Science Clubs of America
An activity of Science Service
1719 N Street NW
Although long remembered as a club in many a high school or college, originally the Science Club of America (SCA) was open to all ages. That being said, who doesn't remember the annual Science Fair in school all across America while growing up?
The SCA was the result of the efforts of the Science Service to unify hundreds of science clubs that were active in neighborhoods, youth groups and schools. The Science Service was an agency that - in effect - translated technical jargon and breakthroughs into understandable information that was printed in the newspapers (and other outlets.). Prior to 1941 local science clubs worked with local colleges or may have joined with the American Institute, that had been an umbrella for many "Junior Science Clubs." Science Service and American Institute work together to form the SCA, with the American Institute then focusing its attention on science in New York City.
This Science Clubs of America charm is only 1/2" tall, same size as the membership pin.
In 1942 Science Service launched the first of its scholarship contests: National Science Talent Search, open to all senior high school students in the continental United States who were able to meet college entrance exams. On May 15th, those students, from all across the continental US, were given a Science Talent Search (written) examination. In addition, they had to write and submit prior to June 1, 1942 an essay on "How Science can help win the War." Their school also had to submit their scholastic records and personal achievement cards. From that, 40 finalists were selected for an all-expense paid trip to Washington D.C. in July, being paid for by Westinghouse Electric and Manufacturing Company.
The winners, one boy and one girl, were awarded a 4-year scholarship worth $2400. 18 others winners were awarded one-year $200 scholarships. The first winners of the National Science Talent Search were Paul Erhard Teschan of Shorewood, WI - who wanted to be a chemist, and Marina Prajmovsky of Farmingdale, NY - who was born in Finland to Russian parents, and wanted to become a medical technician. Both ended up becoming doctors; Marina specialized in eye diseases and Paul became in internist at Walter Reed Hospital.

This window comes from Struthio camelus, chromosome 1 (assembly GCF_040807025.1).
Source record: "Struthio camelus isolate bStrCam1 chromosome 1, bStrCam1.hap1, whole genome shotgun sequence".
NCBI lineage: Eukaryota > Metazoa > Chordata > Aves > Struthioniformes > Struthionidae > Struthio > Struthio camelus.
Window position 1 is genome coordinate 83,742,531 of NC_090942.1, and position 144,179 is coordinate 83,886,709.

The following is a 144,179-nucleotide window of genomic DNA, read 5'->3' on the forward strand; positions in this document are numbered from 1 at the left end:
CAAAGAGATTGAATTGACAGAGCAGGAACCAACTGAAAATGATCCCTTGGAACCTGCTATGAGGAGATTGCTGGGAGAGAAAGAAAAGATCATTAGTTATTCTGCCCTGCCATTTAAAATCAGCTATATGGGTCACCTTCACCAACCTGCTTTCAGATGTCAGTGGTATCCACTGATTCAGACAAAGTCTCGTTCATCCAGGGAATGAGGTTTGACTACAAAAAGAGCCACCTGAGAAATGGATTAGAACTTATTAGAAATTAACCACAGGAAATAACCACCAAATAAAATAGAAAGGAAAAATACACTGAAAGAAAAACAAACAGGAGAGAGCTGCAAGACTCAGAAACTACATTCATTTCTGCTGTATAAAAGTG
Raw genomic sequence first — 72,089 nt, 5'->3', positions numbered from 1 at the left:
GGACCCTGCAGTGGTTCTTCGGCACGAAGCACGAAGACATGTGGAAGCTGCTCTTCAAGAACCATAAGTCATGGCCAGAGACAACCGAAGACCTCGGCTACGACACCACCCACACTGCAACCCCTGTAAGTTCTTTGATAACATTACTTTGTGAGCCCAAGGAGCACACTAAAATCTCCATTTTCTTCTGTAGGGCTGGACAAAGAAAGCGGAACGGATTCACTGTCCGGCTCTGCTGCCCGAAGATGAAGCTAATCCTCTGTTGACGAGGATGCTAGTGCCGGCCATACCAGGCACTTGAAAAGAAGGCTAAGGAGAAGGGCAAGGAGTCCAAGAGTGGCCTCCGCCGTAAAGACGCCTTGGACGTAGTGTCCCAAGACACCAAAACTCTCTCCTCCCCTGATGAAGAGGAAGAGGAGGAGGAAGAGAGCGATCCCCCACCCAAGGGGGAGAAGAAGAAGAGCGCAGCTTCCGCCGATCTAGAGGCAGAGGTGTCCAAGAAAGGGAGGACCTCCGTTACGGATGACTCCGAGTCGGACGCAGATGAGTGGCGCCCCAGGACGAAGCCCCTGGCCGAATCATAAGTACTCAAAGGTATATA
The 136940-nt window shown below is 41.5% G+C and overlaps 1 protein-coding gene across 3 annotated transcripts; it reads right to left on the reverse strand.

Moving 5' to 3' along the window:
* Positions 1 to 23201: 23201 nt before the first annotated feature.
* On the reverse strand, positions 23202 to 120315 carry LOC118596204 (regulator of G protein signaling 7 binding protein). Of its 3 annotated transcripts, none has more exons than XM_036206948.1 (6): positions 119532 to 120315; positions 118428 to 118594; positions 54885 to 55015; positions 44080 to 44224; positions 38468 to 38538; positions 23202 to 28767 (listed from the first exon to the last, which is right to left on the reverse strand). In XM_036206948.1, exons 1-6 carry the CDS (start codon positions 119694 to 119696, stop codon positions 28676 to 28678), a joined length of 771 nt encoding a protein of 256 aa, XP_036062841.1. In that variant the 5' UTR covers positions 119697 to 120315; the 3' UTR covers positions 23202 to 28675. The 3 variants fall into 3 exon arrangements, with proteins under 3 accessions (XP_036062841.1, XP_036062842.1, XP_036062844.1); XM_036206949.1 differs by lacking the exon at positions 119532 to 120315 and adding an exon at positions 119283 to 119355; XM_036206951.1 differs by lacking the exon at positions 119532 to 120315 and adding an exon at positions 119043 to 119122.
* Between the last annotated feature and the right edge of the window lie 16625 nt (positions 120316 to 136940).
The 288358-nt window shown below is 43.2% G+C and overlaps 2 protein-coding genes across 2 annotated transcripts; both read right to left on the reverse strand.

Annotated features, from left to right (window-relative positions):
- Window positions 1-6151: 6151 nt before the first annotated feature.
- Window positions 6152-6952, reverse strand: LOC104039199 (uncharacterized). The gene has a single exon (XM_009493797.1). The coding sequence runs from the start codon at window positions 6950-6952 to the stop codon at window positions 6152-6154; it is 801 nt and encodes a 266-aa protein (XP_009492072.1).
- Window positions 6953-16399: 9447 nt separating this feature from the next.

Popular Science December 1951
Originally the Science Talent Search continued with having one boy and one girl winning the top prize each year. In 1950 the program changed to a 1st, 2nd, 3rd, 4th, 5th place winners - either boy or girl. The scholarship prizes were pretty well stuck throughout the years, slowly creeping up in the late 1940's. However, in 1958 the top prize was increased to $7500 scholarship.
Medium blue version of the Science Clubs of America patch
The 1st National Science Fair, sponsored by the Science Clubs of America, in conjunction with the Science Service Agency was launched in 1950 in Philadelphia, PA. Boys and girls competed in separate categories. In 1960, the name of the fair changed to International Science Fair, reflecting several years worth of international entries into the competition.
Dark blue version of the Science Clubs of America patch
In the mid-1960's a quiet name change happened with the Science Talent Search competition; more and more it was referred to as Westinghouse's Science Talent Search, dropping the sponsorship of the Science Clubs of America. Westinghouse had always been the financial contributor of the Science Talent Search. In 1968 this newspaper clipping was used as a space filler in several newspapers, almost as a last gasp:
Certainly, local clubs survived longer, but the national presence of the Science Clubs of America diminished greatly after this.